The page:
(31 ad)

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Tiberius (42—37 bc) Roman emperor ad 14–37



Agrippina the Elder (c. 14 bc — 33 ad)

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D. ad 31,

of Volsinii (mod. Bolsena). Sejanus’ father was an eques (knight), Lucius Seius Strabo, his mother the sister of Quintus Iunius Blaesus, suffect consul ad 10, and connected with Aelii Tuberones and Cassii Longini. Sejanus, who had attended Augustus’ grandson Gaius in the east, was made Strabo’s colleague as prefect of the guard by Tiberius in ad 14, and soon, on his father's appointment as prefect of Egypt, became sole commander; by 23 he had concentrated the guard in barracks near the porta Viminalis. After the death of Tiberius’ son Drusus in 23 (murder was later imputed) his influence was paramount; a succession of prosecutions eliminated opponents (chiefly adherents of the elder Agrippina). Tiberius allegedly refused to allow a marriage with Drusus’ widow Livia Julia (25), but retired from Rome in 26, further increasing Sejanus' influence (he allegedly encouraged the move); honours and oaths were offered to him as to Tiberius. In 29 Agrippina and her eldest son Nero Julius Caesar were deported; her second, Drusus Julius Caesar, was imprisoned in 30. That year Sejanus was elected consul for 31 with Tiberius amid engineered demonstrations; a grant of proconsular power followed, and he hoped for tribunician power. In October, however, Tiberius, allegedly warned by his sister-in-law Antonia, sent a letter to the senate which ended by denouncing him (certainly of plotting against Germanicus’ youngest son, Gaius (1) ‘Caligula’ (the future emperor). Sejanus was arrested, the guard having been transferred to Macro, ‘tried’ in the senate, and executed; the punishment of Livilla and of adherents, real or alleged, followed; even his youngest children were killed. Tiberius acted quickly and in fear of the outcome. Sejanus has been suspected of planning a coup against him; more probably he intended a gradual accession to partnership, involving Livia Julia’s son Tiberius Julius Caesar Nero ‘Gemellus’.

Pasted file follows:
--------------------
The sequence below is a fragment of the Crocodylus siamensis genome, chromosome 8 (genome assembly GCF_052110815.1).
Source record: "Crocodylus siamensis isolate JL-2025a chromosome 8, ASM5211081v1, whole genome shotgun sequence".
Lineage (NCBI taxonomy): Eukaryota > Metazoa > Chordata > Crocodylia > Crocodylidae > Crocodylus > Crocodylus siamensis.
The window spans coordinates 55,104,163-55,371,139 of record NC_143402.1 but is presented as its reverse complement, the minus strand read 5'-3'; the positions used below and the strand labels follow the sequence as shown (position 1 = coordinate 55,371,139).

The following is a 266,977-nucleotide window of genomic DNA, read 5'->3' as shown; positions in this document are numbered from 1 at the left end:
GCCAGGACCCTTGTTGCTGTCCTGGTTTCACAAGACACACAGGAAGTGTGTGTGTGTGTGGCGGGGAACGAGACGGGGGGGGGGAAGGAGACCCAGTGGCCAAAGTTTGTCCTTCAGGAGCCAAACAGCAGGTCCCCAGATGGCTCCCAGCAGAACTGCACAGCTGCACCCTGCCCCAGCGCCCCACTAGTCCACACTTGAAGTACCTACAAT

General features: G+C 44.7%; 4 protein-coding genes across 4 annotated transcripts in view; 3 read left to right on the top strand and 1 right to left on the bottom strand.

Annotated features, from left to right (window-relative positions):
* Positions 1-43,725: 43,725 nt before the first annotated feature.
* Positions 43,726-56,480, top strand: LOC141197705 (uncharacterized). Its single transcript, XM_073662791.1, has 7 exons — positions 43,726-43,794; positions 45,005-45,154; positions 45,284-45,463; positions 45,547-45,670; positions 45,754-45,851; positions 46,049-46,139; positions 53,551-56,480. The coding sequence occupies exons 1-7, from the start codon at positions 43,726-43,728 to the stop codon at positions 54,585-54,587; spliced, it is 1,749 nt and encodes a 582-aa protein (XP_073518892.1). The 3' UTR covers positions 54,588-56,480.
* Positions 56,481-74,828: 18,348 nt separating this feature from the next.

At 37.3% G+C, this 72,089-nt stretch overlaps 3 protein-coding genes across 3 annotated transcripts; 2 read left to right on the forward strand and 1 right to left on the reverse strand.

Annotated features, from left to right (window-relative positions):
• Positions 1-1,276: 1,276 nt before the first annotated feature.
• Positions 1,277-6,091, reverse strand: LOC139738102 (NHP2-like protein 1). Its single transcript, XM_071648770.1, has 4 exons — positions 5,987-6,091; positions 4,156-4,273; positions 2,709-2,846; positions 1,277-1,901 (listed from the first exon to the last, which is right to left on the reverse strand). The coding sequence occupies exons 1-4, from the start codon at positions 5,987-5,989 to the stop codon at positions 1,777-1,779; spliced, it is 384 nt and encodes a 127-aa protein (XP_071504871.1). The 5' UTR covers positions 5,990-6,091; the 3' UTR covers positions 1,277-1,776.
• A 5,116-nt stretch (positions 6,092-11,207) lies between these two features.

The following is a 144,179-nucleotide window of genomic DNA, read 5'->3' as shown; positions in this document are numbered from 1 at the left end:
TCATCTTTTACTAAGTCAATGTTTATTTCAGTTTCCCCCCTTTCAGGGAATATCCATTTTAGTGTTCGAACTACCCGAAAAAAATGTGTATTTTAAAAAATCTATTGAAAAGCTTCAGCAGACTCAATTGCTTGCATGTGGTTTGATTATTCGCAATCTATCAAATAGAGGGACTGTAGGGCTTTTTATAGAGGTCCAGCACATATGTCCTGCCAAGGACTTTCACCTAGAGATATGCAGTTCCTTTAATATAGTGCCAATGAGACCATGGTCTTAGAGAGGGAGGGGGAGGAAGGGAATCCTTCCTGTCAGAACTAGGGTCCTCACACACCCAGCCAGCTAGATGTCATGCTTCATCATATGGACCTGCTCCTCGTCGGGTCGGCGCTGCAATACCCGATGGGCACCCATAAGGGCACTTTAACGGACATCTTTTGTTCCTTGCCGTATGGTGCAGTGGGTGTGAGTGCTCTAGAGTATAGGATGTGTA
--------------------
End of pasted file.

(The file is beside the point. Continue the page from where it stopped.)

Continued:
John Percy Vyvian Dacre Balsdon; Barbara M. Levick

Subjects: Classical Studies.

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